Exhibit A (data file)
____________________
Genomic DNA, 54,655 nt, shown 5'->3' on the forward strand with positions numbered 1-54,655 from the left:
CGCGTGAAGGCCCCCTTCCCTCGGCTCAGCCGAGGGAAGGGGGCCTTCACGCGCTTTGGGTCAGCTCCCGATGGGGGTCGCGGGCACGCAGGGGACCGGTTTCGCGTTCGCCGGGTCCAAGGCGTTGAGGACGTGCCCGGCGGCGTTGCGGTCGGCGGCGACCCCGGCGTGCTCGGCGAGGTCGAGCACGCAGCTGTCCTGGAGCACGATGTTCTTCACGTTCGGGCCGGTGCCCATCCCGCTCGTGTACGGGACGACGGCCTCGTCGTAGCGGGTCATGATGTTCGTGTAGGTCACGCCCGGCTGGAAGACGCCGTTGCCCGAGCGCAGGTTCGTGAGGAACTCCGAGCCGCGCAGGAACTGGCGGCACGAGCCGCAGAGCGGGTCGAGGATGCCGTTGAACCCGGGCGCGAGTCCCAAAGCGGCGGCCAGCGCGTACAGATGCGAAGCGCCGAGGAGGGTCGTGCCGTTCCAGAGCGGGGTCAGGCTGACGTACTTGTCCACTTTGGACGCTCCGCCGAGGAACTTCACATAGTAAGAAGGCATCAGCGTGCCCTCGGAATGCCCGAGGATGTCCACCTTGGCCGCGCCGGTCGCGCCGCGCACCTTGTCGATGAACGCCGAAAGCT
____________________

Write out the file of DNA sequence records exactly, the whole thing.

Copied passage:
Genomic DNA, 54,655 nt, shown 5'->3' on the forward strand with positions numbered 1-54,655 from the left:
CGCGTGAAGGCCCCCTTCCCTCGGCTCAGCCGAGGGAAGGGGGCCTTCACGCGCTTTGGGTCAGCTCCCGATGGGGGTCGCGGGCACGCAGGGGACCGGTTTCGCGTTCGCCGGGTCCAAGGCGTTGAGGACGTGCCCGGCGGCGTTGCGGTCGGCGGCGACCCCGGCGTGCTCGGCGAGGTCGAGCACGCAGCTGTCCTGGAGCACGATGTTCTTCACGTTCGGGCCGGTGCCCATCCCGCTCGTGTACGGGACGACGGCCTCGTCGTAGCGGGTCATGATGTTCGTGTAGGTCACGCCCGGCTGGAAGACGCCGTTGCCCGAGCGCAGGTTCGTGAGGAACTCCGAGCCGCGCAGGAACTGGCGGCACGAGCCGCAGAGCGGGTCGAGGATGCCGTTGAACCCGGGCGCGAGTCCCAAAGCGGCGGCCAGCGCGTACAGATGCGAAGCGCCGAGGAGGGTCGTGCCGTTCCAGAGCGGGGTCAGGCTGACGTACTTGTCCACTTTGGACGCTCCGCCGAGGAACTTCACATAGTAAGAAGGCATCAGCGTGCCCTCGGAATGCCCGAGGATGTCCACCTTGGCCGCGCCGGTCGCGCCGCGCACCTTGTCGATGAACGCCGAAAGCT